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You can’t stop the boats: Sorry We Didn’t Die At Sea @ParkTheatre

Sorry We Didn’t Die At Sea by Italian playwright Emanuele Aldrovandi and translated by Marco Young, has made a topical return to London at the Park Theatre after playing earlier this summer at the Seven Dials Playhouse. In a week when leaders and leaders in waiting were talking about illegal immigration, it seemed like a topical choice . It also has one hell of an evocative title. The piece opens with Adriano Celantano’s Prisencolinensinainciusol , which sets the scene for what we are about to see. After all, a song about communication barriers seems perfect for a play about people trafficking and illegal immigration. One side doesn’t understand why they happen, and the other still comes regardless of the latest government announcement / slogan .  However, the twist here is that the crossing is undertaken the other way. People are fleeing Europe instead of escaping war or poverty in Africa or the Middle East. It’s set sometime in the not-too-distant future. There is a crisis causing p

Music and monarchists: Blondel @TheUnionTheatre

The legend of Richard the Lionhart's dubious rescue from captivity by his minstrel Blondel is the subject of this rock musical by Tim Rice and Stephen Oliver at the Union Theatre. With its youthful cast it's well sung and funny in a pantomime sort of way.

It's a pity that our hero Blondel (Connor Arnold) comes across less as a rock star and more of a folk singer in this version. It could do with a throbbing beat and a few guitar riffs to keep the action moving. But you'll find a few wry observations about austerity which will seem as relevant as when the show first premiered in 1983.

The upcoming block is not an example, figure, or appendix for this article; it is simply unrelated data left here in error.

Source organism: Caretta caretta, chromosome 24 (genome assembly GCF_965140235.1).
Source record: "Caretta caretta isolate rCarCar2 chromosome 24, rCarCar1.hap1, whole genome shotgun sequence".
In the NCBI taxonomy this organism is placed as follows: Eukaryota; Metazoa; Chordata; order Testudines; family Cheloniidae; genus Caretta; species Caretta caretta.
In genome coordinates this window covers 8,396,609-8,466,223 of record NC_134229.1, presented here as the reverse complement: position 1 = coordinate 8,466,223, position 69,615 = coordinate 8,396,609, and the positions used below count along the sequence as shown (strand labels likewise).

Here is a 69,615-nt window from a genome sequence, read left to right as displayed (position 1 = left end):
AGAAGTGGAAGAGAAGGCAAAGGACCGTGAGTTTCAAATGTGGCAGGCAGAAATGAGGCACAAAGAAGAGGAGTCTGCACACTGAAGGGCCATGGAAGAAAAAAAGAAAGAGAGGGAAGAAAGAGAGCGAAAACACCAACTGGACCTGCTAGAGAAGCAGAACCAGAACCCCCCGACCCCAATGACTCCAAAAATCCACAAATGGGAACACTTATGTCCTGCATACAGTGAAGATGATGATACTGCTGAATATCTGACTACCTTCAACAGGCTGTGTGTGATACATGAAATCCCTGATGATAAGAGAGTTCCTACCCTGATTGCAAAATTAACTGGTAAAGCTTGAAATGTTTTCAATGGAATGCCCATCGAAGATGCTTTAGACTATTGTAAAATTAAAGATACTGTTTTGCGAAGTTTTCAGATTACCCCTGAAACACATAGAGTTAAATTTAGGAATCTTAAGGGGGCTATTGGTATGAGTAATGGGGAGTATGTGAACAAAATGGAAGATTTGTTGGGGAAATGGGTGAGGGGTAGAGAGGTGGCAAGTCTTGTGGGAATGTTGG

The story goes that King Richard (Neil Moors) heads off to the Middle East to fight Saladin for the Holy Lands. He preferred waging wars overseas than dealing with domestic business. And he takes Blondel's girlfriend Fiona (Jessie May) with him as she is a good washer woman. While away the mildly evil Prince John (James Thackeray) hires an assassin (Michael Burgen) to make sure the King never returns. Blondel heads off to rescue the King after he's captured in Europe. But he really wants to get his girl back, and tour the continent singing his catchy ditty about being a monarchist.

The show with its wry observations about prudent housewives and austerity at home no doubt excited audiences in 1983 in the era of Thatcherism. Life could be grim even eight hundred years after the period of the story.

Throughout the piece there are various references to writing bad lyrics and the struggle to write music. It's as if the musical is an in-joke. But there's also cleverness in the use of motifs and extra songs written by Mathew Pritchard used to tell the tale. Its ability to generate more than a few ear worms is part of its charm. And Chris Whittaker's choreography is used to great effect.

Directed by Sasha Regan, Blondel is at The Union Theatre until 15 July.


Photos by Scott Rylander

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